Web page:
Narcolepsy comes from French narcolepsie, which was first used by French physician Jean-Baptiste Edouard Gelineau in 1880. This French word came from a combination of Greek narke, meaning stupor or numbness, and lepsis, meaning a seizure.
Narcolepsy is considered a neurological sleep disorder. It is classified as dyssomnia (opposite of insomnia), and results in uncontrollable sleepiness, where one may find oneself falling asleep at inopportune times, such as at work, or at a family gathering. Narcoleptics oftentimes have trouble sleeping through an entire night, which can be confused with insomnia, as it appears the person cannot fall asleep or stay asleep. A narcoleptic person will experience REM sleep after five minutes of sleeping, while the normal sleep cycle indicates that REM should occur about an hour after a person falls asleep.
It is important to remember that narcolepsy is neurological and not psychological, which means that the disease is not caused by mental illness of any sort, but rather by genetic abnormalities. One condition associated with narcolepsy was found on Chromosome 6, in an area called the HLA complex. There was a correlation between variations in HLA genes and narcoleptic people, but not every narcoleptic person had the same variation in genes. In 2009, Stanford School of Medicine proved that the variations of the HLA complex increased an autoimmune response to protein-producing neurons found in the brain. Narcoleptic people usually have very reduced levels of hypocretin (orexin) in the brain, which is responsible for controlling sleep patterns and hunger.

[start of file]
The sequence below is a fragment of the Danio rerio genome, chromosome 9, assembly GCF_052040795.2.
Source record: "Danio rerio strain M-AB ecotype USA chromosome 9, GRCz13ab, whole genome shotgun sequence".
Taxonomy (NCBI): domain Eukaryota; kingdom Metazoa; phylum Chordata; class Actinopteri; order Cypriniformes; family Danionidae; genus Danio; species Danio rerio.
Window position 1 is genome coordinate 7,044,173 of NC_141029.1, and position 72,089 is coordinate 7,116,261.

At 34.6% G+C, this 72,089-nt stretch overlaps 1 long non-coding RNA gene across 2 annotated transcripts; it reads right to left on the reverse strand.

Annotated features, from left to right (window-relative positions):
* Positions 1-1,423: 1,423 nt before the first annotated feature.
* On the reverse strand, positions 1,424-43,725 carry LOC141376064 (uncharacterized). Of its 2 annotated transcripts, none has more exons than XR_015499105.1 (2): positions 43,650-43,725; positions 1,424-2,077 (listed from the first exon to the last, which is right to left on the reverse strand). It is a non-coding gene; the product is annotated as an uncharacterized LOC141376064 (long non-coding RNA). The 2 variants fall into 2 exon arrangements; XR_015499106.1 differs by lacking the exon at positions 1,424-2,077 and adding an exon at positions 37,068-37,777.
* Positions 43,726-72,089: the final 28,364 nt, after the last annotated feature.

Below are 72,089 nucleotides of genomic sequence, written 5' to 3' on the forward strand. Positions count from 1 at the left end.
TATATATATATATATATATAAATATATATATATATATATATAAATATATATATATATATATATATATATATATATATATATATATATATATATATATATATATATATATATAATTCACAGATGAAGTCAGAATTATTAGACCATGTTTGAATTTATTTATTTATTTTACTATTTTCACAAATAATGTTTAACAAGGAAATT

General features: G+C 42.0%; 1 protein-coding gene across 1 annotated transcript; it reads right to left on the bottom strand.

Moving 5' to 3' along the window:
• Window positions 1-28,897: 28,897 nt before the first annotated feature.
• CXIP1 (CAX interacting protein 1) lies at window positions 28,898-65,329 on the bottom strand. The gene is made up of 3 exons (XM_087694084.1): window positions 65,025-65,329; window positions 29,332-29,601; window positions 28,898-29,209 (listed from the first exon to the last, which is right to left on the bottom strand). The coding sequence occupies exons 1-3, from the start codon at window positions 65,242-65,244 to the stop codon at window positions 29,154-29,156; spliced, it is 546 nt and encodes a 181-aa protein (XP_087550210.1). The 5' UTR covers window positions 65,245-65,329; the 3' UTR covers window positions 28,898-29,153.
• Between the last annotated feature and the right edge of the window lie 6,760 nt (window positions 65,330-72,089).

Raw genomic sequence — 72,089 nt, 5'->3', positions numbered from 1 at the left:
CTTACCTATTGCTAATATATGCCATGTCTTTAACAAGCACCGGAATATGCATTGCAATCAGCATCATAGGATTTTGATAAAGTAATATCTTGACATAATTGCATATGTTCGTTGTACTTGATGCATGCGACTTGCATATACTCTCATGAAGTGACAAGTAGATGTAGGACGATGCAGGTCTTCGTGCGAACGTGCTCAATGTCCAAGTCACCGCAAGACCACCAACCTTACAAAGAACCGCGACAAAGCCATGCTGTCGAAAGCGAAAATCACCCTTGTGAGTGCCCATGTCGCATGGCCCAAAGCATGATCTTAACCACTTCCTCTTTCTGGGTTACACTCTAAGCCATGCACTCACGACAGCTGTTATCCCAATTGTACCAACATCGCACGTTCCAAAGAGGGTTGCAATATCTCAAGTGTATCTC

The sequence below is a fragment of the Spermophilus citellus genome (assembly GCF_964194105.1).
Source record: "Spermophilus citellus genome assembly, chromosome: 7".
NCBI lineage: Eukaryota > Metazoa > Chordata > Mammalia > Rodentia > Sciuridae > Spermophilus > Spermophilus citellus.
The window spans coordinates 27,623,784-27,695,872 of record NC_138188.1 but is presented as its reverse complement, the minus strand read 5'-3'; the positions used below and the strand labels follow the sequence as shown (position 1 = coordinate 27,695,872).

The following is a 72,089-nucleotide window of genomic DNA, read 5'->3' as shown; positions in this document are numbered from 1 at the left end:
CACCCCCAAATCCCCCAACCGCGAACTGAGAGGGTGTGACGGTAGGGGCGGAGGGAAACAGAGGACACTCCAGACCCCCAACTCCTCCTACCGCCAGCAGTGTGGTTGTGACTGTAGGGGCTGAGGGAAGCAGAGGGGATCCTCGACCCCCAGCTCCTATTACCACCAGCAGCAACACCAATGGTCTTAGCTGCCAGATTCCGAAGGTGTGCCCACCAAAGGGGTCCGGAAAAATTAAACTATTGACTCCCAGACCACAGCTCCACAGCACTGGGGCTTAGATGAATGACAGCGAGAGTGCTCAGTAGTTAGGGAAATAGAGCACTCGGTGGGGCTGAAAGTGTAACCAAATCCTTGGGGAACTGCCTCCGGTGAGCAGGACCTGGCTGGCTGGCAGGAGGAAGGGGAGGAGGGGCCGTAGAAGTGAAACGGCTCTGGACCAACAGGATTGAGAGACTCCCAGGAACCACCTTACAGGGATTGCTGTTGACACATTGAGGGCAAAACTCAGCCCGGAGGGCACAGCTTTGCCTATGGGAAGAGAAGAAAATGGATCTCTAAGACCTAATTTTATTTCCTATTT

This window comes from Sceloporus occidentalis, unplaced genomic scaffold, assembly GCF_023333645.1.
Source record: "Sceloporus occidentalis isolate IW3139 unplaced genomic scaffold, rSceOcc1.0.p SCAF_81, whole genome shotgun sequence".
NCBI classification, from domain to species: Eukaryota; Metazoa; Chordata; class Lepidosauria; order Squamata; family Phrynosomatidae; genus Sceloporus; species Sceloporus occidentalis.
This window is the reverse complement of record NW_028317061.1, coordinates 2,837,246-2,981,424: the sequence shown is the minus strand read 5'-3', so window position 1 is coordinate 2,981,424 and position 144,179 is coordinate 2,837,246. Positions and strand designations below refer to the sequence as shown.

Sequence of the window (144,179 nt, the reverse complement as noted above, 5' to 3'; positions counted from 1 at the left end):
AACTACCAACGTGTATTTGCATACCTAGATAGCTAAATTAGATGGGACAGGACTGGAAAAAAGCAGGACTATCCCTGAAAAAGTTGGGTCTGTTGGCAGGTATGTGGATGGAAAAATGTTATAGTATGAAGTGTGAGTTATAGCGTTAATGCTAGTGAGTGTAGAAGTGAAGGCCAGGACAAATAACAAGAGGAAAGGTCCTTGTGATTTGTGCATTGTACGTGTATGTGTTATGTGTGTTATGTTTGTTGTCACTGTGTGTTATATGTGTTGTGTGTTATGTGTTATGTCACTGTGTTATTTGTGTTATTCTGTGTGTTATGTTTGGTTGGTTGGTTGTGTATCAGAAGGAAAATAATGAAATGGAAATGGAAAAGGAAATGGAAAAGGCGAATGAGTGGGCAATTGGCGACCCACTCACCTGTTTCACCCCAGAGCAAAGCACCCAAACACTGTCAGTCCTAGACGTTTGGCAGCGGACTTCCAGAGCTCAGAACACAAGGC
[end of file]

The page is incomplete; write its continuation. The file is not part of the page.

Symptoms of narcolepsy mainly include EDS, or excessive daytime sleepiness, even after a full night’s sleep. Three other less constant symptoms are sleep paralysis, hypnagogic hallucinations, and cataplexy. Cataplexy involves weakening muscles, from just a bit of weakness to complete collapse. Cataplexic episodes may last anywhere from seconds to minutes and result from an extreme emotional response to an outside factor. Hypnagogic hallucinations are hallucinations that occur as one is falling asleep. Occasionally, narcoleptics also experience automatic behaviors, which means they may act as if they are awake by doing things (like laundry, dishes, etc) but, when they wake up, they do not remember doing any of those activities. Typically, the first and most common symptom of narcolepsy is EDS. Very few people with narcolepsy experience all four symptoms described here.
Narcolepsy cannot be cured, but it can be treated. Many people with narcolepsy undergo months of treatment before finding a plan that fits their needs exactly. Drug treatment therapy typically includes stimulants such as amphetamines in order to keep the body from slipping into REM sleep.